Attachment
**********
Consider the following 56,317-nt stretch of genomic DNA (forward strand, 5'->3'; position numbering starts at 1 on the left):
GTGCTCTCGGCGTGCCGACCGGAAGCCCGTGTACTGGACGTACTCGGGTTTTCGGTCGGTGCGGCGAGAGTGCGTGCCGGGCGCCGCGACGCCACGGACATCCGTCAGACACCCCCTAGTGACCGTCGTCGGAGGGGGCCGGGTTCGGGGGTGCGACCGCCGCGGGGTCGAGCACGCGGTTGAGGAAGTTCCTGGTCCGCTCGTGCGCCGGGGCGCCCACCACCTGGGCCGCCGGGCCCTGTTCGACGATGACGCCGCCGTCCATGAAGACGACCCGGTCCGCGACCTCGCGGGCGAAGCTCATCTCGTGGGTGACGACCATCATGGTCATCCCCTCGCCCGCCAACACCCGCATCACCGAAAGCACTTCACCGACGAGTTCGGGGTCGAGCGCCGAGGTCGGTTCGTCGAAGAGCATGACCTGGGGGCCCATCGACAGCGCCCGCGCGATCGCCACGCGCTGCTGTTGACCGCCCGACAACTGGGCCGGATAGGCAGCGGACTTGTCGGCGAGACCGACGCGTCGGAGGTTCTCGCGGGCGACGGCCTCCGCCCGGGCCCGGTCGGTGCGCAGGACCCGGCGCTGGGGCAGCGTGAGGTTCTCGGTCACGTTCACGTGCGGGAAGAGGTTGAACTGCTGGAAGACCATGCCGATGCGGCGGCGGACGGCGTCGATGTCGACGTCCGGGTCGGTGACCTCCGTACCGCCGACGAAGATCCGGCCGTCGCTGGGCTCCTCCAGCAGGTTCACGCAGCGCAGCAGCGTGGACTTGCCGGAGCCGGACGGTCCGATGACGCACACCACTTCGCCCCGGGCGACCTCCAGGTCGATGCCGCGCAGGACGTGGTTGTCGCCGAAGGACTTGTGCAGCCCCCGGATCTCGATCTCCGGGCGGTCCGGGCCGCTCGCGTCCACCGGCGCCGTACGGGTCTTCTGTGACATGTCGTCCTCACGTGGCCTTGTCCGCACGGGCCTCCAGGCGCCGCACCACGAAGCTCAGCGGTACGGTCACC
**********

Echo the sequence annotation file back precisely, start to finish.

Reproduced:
Consider the following 56,317-nt stretch of genomic DNA (forward strand, 5'->3'; position numbering starts at 1 on the left):
GTGCTCTCGGCGTGCCGACCGGAAGCCCGTGTACTGGACGTACTCGGGTTTTCGGTCGGTGCGGCGAGAGTGCGTGCCGGGCGCCGCGACGCCACGGACATCCGTCAGACACCCCCTAGTGACCGTCGTCGGAGGGGGCCGGGTTCGGGGGTGCGACCGCCGCGGGGTCGAGCACGCGGTTGAGGAAGTTCCTGGTCCGCTCGTGCGCCGGGGCGCCCACCACCTGGGCCGCCGGGCCCTGTTCGACGATGACGCCGCCGTCCATGAAGACGACCCGGTCCGCGACCTCGCGGGCGAAGCTCATCTCGTGGGTGACGACCATCATGGTCATCCCCTCGCCCGCCAACACCCGCATCACCGAAAGCACTTCACCGACGAGTTCGGGGTCGAGCGCCGAGGTCGGTTCGTCGAAGAGCATGACCTGGGGGCCCATCGACAGCGCCCGCGCGATCGCCACGCGCTGCTGTTGACCGCCCGACAACTGGGCCGGATAGGCAGCGGACTTGTCGGCGAGACCGACGCGTCGGAGGTTCTCGCGGGCGACGGCCTCCGCCCGGGCCCGGTCGGTGCGCAGGACCCGGCGCTGGGGCAGCGTGAGGTTCTCGGTCACGTTCACGTGCGGGAAGAGGTTGAACTGCTGGAAGACCATGCCGATGCGGCGGCGGACGGCGTCGATGTCGACGTCCGGGTCGGTGACCTCCGTACCGCCGACGAAGATCCGGCCGTCGCTGGGCTCCTCCAGCAGGTTCACGCAGCGCAGCAGCGTGGACTTGCCGGAGCCGGACGGTCCGATGACGCACACCACTTCGCCCCGGGCGACCTCCAGGTCGATGCCGCGCAGGACGTGGTTGTCGCCGAAGGACTTGTGCAGCCCCCGGATCTCGATCTCCGGGCGGTCCGGGCCGCTCGCGTCCACCGGCGCCGTACGGGTCTTCTGTGACATGTCGTCCTCACGTGGCCTTGTCCGCACGGGCCTCCAGGCGCCGCACCACGAAGCTCAGCGGTACGGTCACC